|Deferred Action FAQs|
|Wednesday, 20 June 2012 14:02|
What is Deferred Action?
LAYC urges potential applicants to seek services and advice from individuals and institutions licensed to practice immigration law.
On June 15, 2012, the Department of Homeland Security (DHS) announced the creation of a program called "deferred action" for some undocumented children and young adults who are currently facing deportation proceedings or who could face deportation in the future. Qualifying children and young adults will be granted a two year reprieve from being deportable merely for being undocumented. This grant will be renewable, and it will allow qualifying people to apply for work authorization.
What is Deferred Action?
Deferred action is a program in which the DHS declines to pursue the deportation of certain people who could otherwise face deportation. Essentially, DHS is saying, "We know you are here without status, and so we could deport you, but we will defer doing that and let you stay for now." Deferred action is not a law; it is a directive from the Obama administration, and so the program could be ended by a future President without having to work through Congress.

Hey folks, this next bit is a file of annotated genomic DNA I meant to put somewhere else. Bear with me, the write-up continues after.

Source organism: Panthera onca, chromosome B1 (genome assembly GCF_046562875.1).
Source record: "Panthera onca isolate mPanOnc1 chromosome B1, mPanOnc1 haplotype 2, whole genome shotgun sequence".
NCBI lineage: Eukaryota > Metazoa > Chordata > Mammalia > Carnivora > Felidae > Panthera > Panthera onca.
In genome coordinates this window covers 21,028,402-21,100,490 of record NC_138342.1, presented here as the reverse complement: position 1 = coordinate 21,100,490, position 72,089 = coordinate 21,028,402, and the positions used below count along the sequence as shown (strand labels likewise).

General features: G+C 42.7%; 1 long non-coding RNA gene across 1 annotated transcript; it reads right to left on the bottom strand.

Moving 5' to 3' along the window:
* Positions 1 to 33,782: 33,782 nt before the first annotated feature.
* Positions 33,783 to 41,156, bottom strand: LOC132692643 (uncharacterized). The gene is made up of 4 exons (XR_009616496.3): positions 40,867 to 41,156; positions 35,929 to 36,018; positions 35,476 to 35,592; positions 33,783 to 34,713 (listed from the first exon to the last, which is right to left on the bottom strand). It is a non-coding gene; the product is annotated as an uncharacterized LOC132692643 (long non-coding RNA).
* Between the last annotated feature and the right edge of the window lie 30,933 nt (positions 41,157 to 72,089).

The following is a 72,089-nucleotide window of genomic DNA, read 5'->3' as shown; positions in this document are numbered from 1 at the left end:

Am I eligible for Deferred Action?
Deferred action will be open to any undocumented person who meets the following criteria laid out by DHS, regardless of whether they currently face, or have in the past faced, deportation. According to DHS, you may request deferred action if you:
Additionally, if you are not facing deportation (i.e., you are not in proceedings and you do not have a deportation order already against you), then you must wait until you are at least 15 to apply.
What crimes could make me ineligible for deferred action?
As stated above, a conviction for a felony, a "significant" misdemeanor, or three or more non-significant misdemeanors makes you ineligible for deferred action, even if these convictions were later expunged or if your sentence was suspended or deferred. A felony is defined as any federal, state, or local criminal offense that could be punished by imprisonment of more than one year—even if you were imprisoned for less than a year, it is a felony if you legally could have been sentenced to more than a year.